Hudson, however, had been trained by the best Texas law enforcement had to offer. He used the ghouls’ confusion to slip around the side of the cavern. Hudson drew his shotgun from beneath his coat as he came into position, leveling the double barrel at the ghouls. The shotgun roared twice as Hudson pumped a shell into each of them. Javier’s target was thrown to the ground as it slashed at the off balance young man, his claws only lightly gouging his arm. The second ghoul took advantage of Hudson’s covering of Javier to charge, but the lawman swung the shotgun coolly back to the right, pulling the trigger just as the ghoul’s claws shredded the Ranger’s jacket. The ghoul flew back toward the flames, its attack having little effect on the Ranger. Hudson’s hat did land perilously close to the bonfire, however.
“Good show, constable!” David shouted as he heard a loud whump. As he turned toward the sound, Eric McCullough came flying out of the multicolored fog. Robes fluttering and dreads trailing behind him, the sorcerer crashed into one of the ghouls, losing his feet and rolling directly into the bonfire. David’s pistol flew into his hand without conscious thought, tracking the now burning sorcerer. As his finger squeezed the trigger, a gust of air caught him in the chest, staggering him. His shot went wide, but he was treated to a fantastic view of the flames beginning to run up the sorcerer’s dreadlocks. McCullough screamed as he rolled on the cavern floor. David re-cocked his pistol.
To David’s right, the ghoul that had attacked Hudson was still off-balance after being gut-shot and hit by a flying sorcerer. Hudson stepped forward, swinging the butt of the shotgun into the ghoul’s jaw. Teeth like a dog’s canines flew through the air as the ghoul’s jaw shattered. It swiped back feebly at Hudson, but the Ranger blocked the monster’s claws with his shotgun while his boot lashed out and caught it in the gut, throwing the ghoul back across the cavern floor. As Hudson strode forward he let his still smoking shotgun fall to the floor. The ghoul barely had time to whimper as the Ranger drew his revolver and double tapped its skull.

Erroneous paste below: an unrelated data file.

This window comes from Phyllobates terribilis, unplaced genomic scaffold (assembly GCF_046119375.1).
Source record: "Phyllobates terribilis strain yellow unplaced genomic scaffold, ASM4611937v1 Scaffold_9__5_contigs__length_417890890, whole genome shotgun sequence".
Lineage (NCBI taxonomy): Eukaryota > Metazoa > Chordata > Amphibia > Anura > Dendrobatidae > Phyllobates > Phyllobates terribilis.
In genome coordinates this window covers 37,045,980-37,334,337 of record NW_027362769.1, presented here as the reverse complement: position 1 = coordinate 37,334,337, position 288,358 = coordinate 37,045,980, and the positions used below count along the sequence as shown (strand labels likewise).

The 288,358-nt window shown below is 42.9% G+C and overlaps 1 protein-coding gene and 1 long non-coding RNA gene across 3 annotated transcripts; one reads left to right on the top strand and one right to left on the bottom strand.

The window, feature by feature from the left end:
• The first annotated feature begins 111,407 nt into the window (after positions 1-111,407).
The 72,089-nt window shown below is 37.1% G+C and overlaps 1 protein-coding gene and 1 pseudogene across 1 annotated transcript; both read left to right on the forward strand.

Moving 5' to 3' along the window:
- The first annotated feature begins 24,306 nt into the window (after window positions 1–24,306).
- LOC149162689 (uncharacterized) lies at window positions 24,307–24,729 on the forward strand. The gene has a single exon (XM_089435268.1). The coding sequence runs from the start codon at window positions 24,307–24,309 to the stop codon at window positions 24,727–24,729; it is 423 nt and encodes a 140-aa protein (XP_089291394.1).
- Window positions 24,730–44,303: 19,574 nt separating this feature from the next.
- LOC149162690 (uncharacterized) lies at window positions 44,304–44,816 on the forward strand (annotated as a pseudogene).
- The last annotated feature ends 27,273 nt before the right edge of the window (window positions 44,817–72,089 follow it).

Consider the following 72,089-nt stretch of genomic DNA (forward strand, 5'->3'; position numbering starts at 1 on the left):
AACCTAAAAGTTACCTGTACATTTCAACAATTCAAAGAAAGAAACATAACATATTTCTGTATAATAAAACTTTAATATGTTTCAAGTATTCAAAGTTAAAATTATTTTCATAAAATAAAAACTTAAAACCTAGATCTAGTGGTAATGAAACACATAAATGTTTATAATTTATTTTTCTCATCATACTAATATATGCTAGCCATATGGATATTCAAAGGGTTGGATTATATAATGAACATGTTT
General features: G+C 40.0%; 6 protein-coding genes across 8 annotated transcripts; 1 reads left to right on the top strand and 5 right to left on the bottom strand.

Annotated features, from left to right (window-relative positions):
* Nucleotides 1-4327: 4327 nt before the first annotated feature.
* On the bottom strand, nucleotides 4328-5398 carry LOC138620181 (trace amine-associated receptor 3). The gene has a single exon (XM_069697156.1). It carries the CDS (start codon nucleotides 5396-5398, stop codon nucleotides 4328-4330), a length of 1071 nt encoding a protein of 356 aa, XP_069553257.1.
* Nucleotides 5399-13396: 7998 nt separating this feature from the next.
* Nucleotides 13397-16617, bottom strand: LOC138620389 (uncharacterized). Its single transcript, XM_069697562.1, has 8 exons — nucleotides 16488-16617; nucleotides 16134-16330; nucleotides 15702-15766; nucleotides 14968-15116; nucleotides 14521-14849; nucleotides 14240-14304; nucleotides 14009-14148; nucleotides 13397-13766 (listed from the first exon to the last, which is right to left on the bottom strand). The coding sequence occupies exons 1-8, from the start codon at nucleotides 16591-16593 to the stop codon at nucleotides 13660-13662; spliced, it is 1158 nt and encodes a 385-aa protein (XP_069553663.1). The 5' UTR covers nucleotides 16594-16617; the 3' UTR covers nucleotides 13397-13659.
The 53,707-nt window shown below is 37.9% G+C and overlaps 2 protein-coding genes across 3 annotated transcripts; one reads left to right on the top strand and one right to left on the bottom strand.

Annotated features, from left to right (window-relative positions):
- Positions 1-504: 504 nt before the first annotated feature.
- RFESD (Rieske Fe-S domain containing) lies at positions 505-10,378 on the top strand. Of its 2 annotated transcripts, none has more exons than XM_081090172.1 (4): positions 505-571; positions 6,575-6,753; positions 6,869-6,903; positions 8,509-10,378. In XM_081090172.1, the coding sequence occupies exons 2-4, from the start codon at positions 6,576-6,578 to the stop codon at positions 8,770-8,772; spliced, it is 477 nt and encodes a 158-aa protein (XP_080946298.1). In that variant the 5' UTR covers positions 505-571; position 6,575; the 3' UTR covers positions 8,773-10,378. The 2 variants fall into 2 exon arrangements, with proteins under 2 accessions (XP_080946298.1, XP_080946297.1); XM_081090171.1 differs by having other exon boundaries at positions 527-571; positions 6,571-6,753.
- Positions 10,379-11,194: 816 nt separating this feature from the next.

David returned his attention to the fallen sorcerer. Before he could emulate the Ranger’s excellent example, Charlie strode out of the fading steam. Wrench in hand, Charlie spat a word and unseen force caught the sorcerer – still on fire – and slammed him against the far wall of the cavern. McCullough collapsed to the ground as Charlie caught David’s eye. Side by side, they looked down at the fallen warlock.
“Did you find Diane?”
“She’s in the back. You got this?”
David nodded as Charlie spat toward the sorcerer and faded back into the steam, presumably to tend to the wretch’s victim. McCullough struggled to rise as David advanced on him, finally dragging himself into a sitting position against the cavern wall. As David raised his pistol, the pair’s eyes met and a moment of almost perfect understanding passed between them. “It’s nothing personal old chap, but I’ve got promises to keep.” David’s shot took McCullough in the gut, slamming him to the wall again.